PUMAS (poo' • mas) -- is a collection of brief examples showing how math and science topics taught in K-12 classes can be used in interesting settings, including every day life.
The examples are written primarily by scientists, engineers, and other content experts having practical experience with the material. They are aimed mainly at classroom teachers, and are available to all interested parties via the PUMAS web site.
Our goal is to capture, for the benefit of pre-college education, the flavor of the vast experience that working scientists have with interesting and practical uses of math and science.
- Ralph Kahn
Pumas Editor and Founder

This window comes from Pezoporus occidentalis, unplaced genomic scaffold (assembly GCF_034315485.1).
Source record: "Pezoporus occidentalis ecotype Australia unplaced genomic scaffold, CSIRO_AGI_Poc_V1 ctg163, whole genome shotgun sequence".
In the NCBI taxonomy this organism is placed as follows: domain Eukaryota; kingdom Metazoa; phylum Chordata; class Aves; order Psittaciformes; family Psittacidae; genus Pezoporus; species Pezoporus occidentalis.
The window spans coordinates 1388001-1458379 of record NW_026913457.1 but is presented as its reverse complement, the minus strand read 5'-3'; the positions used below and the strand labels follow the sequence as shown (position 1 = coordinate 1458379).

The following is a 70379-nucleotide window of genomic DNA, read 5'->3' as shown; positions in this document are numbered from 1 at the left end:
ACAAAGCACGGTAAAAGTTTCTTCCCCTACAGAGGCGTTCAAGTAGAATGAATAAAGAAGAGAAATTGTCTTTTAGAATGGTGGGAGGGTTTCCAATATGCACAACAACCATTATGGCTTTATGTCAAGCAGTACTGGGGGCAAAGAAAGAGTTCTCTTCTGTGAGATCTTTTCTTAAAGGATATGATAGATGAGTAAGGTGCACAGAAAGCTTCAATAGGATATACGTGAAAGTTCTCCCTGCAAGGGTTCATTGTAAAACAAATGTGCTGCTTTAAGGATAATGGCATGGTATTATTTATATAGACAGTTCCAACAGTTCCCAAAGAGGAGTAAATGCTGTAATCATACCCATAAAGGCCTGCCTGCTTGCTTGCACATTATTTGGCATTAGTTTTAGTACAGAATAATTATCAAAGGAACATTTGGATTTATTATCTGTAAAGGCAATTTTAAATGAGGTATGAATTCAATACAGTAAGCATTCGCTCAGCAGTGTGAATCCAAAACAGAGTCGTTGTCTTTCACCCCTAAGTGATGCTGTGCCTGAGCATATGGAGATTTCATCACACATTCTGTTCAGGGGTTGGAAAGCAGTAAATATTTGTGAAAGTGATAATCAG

Isoperimetric Geometry by Jan Bogaert
The isoperimetric theorem states that: “Among all shapes with an equal area, the circle will be characterized by the smallest perimeter” which is equivalent to “Among all shapes with equal perimeter, the circle will be characterized by the largest area.” The theorem’s name derives from three Greek words: ‘isos’ meaning ‘same’, ‘peri’ meaning ‘around’ and ‘metron’ meaning ‘measure’. A perimeter (= ‘peri’ + ‘metron’) is the arc length along the boundary of a closed two-dimensional region (= a planar shape). So, the theorem deals with shapes that have equal perimeters.
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We are always looking for neat examples of Practical Uses of Math And Science.